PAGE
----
In June 2010, the Centers for Disease Control released updated guidelines for using Interferon Gamma Release Assays (IGRAs) to detect Mycobacterium tuberculosis infection. The report provides guidance to U.S. public health officials, health-care providers, and laboratory workers for use of FDA-approved IGRAs in the diagnosis of M. tuberculosis infection in adults and children.

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Vol. 5 # 1 »
June 2010
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  • Headlines: Determining Treatment History in the Absence of Documentaiton
    In determining appropriate treatment for a patient, clinicians rely on information from a variety of sources including smear and culture results, radiographs, and patient history. A patient report of symptoms of TB, prior exposures, diagnoses, and medication regimens all have an impact on treatment decisions. In the absence of medical records, obtaining an accurate history of past TB treatment can prove challenging. Coaxing details from a patient can be time consuming and may also require some creativity.

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  • New Additions to Heartland Staff
    Heartland is pelased to announce the addition of three new staff members - Lisa Armitige, MD, PhD as Medical Consultant; Robert Granger, MPH as an Education Specialist; and Lisa Mauldin, RN, BSN as a Nurse Consultant/Educator.

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  • Training Calendar: Heartland National TB Center 2010 Training Dates
    The Heartland calendar has been updated and is current as of July 1, 2010. Please go to http://www.heartlandntbc.org/training.asp for course information, staff contact information and registration dates for each course. Proposed topics and dates are subject to change; check the website for the latest updates.

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  • Case Presentation: Determining Treatment Options with Limited Documentation
    Case History: A 62 year old woman from Mexico was referred to the local health department in November 2009 with a positive Tuberculin Skin Test (TST) (22 mm), and an abnormal chest x-ray. Radiography indicated pulmonary parenchymal scarring with no pleural effusion and multiple calcified granulomata. Three sputa samples obtained in August, December, and January, were all smear and culture negative. The patient was asymptomatic, but revealed during intake that she was diagnosed with tuberculosis (TB) thirty-two years before and was treated for one year. Also noted was a partial lung resection in Mexico 7 years earlier, reason unknown.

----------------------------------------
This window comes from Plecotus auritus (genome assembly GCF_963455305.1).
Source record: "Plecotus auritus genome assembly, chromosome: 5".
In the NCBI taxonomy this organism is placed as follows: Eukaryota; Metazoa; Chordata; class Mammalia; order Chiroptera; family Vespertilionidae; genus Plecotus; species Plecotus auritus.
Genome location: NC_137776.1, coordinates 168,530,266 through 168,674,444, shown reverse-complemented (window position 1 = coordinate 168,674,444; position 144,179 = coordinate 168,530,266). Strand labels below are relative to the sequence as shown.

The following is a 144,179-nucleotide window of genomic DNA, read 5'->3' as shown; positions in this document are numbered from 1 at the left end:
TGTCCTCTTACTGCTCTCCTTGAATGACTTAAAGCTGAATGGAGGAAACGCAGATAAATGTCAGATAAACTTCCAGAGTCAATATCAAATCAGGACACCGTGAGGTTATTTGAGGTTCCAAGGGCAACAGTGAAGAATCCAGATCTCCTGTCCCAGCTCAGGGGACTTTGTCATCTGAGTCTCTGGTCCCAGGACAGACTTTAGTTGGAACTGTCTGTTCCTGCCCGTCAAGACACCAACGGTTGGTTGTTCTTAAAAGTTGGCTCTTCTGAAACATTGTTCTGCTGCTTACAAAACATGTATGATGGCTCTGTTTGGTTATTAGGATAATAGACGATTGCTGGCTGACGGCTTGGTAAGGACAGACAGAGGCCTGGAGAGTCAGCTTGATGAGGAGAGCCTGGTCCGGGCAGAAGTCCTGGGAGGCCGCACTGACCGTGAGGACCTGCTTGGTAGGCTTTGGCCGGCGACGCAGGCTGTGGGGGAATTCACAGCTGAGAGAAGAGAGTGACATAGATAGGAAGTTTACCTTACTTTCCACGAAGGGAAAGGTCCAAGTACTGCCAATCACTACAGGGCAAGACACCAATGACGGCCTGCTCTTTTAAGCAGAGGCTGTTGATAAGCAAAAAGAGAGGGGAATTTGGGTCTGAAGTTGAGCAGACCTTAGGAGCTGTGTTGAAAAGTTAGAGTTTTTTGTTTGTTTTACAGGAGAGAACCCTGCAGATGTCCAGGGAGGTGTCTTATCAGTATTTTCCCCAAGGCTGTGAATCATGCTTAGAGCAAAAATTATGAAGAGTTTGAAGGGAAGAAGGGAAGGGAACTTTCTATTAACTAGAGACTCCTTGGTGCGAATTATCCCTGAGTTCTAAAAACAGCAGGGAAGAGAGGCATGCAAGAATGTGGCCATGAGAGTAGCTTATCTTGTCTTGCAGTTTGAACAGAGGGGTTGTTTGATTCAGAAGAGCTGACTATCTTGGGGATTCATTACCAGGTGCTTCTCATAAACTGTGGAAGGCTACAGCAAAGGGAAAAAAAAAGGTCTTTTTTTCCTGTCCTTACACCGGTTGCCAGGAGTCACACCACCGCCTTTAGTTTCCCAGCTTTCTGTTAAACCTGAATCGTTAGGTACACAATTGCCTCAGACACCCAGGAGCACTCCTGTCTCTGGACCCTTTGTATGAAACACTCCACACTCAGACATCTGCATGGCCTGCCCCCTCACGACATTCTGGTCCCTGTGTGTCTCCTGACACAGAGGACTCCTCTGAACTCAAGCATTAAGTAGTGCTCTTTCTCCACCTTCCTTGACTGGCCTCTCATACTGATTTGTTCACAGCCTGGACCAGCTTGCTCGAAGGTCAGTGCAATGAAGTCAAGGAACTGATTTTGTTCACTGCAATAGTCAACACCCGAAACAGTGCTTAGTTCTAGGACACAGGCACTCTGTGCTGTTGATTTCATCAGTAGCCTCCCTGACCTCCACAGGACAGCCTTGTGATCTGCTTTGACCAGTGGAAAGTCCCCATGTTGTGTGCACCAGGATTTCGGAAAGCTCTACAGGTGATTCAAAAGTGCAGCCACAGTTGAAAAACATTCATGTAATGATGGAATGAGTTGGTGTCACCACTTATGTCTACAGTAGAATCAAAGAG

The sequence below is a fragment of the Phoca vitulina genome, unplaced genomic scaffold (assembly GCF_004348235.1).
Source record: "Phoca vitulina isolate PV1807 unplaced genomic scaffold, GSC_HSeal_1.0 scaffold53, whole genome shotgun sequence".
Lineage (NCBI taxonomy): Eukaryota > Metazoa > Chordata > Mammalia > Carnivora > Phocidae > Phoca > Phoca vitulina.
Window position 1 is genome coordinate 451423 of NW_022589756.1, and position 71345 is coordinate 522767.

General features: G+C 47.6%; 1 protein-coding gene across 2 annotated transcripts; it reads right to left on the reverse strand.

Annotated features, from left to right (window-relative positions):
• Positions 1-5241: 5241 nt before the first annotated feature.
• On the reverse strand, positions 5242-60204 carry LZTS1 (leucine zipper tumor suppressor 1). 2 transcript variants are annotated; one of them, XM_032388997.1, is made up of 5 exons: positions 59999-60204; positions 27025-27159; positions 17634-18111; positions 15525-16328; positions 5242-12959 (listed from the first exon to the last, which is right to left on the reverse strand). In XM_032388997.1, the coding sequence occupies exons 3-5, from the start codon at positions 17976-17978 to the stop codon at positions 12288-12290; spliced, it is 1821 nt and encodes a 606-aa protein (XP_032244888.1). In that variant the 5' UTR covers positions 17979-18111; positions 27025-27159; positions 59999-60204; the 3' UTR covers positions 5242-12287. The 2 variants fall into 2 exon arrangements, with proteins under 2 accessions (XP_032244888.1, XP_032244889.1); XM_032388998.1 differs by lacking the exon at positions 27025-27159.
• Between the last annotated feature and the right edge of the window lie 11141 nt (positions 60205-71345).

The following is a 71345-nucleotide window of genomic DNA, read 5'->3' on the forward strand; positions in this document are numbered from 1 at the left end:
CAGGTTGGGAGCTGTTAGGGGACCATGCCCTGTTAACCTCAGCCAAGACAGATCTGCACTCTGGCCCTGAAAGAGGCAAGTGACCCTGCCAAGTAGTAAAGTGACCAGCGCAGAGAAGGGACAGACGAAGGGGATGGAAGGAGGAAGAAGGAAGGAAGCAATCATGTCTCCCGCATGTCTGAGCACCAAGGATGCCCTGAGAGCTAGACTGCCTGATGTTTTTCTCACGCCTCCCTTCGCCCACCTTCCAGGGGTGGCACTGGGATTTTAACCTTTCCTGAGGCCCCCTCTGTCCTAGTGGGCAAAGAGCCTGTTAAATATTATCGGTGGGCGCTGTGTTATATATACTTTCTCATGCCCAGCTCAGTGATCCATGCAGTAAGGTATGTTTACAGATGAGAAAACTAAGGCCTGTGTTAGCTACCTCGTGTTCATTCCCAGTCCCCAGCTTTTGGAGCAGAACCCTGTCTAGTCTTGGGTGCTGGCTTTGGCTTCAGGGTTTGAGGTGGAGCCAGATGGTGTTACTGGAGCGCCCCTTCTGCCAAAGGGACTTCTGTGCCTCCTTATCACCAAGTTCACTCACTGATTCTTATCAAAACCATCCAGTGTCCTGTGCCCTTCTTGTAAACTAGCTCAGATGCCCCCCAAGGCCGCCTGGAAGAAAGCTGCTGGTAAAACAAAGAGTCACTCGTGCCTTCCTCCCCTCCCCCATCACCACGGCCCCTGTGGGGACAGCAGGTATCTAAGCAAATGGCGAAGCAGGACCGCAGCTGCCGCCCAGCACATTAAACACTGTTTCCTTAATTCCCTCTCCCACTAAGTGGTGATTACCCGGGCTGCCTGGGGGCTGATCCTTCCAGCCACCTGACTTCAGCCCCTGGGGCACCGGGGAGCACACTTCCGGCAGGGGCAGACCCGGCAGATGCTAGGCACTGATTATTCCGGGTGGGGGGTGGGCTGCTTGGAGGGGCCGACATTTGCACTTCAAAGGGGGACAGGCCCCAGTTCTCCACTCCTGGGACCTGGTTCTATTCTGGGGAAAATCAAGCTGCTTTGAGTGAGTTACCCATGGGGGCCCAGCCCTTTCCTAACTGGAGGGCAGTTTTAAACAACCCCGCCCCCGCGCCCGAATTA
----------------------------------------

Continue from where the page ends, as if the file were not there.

Many concerns were raised in regards to the adequacy and completeness of the patient’s previous TB treatment given the lack of medical documentation and incomplete history.

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Vol. 4 # 4 »
December 2009
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  • Special Report: CDC Division of TB Elimination Announces Launch of TB GIMS in Spring 2010
    The National Tuberculosis Genotyping Service (NTGS) started in 2004 when state laboratories from all TB programs in the United States voluntarily started submitting Mycobacterium tuberculosis isolates from culture-confirmed patients to two CDC-contracted laboratories in Michigan and California. TB genotyping is a laboratory-based approach used to analyze the genetic material (e.g., DNA) of Mycobacterium tuberculosis. The total genetic content is referred to as the genome. Specific sections of the M. tuberculosis genome form distinct genetic patterns that help distinguish different strains of M. tuberculosis. Since 2004, use of TB genotyping results has significantly improved our understanding of TB transmission nationally and within the Heartland region.

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  • Recent Publications: Recent Publications
    Is the QuantiFERON-TB Blood Assay a Good Replacement for the Tuberculin Skin Test in Tuberculosis Screening? A Pilot Study at Berkshire Medical Center. Zhao, X., D. Mazlagic, E. A. Flynn, H. Hernandez, et al. American Journal of Clinical Pathology November 2009; Volume 132, Number 5: pp. 678-686.

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  • TBit: New Web Page
    The Minnesota Department of Health has recently posted a new web page called “TB Class Arrivals” that may be of interest to the states in the Heartland Region.

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  • Case Presentation: Using Genotyping to Confirm a Suspected Case of Tuberculosis Cross Contamination
    Case History: Patient A was a 45-year old US-born white female with a six month history of illness characterized by a twenty pound weight loss, dry cough, shortness of breath (SOB), and chest pain. She was seen by a physician on December 12, 2003 to evaluate a spontaneous pneumothorax and rule out lung cancer. A Computed Tomography (CT) of her chest revealed large bilateral cavitary lesions. She underwent a bronchoscopy exam on December 19, 2003. An acid-fast bacillus (AFB) smear-positive specimen was obtained using bronchial-alveolar lavage (BAL). The sputum was culture-positive for Mycobacterium tuberculosis, and on February 20, 2004 Mycobacterium tuberculosis was isolated from her BAL and sputum. The isolated organism was pansensitive. She was started on isoniazid (INH), rifampin (RIF), pyrazinamide (PZA), and ethambutol (EMB) at the time of her TB diagnosis and received nine months of treatment due to her large cavitary lesions and advanced TB disease.

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Vol. 4 # 3 »
November 2009
In This Issue
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  • Special Report: Special Report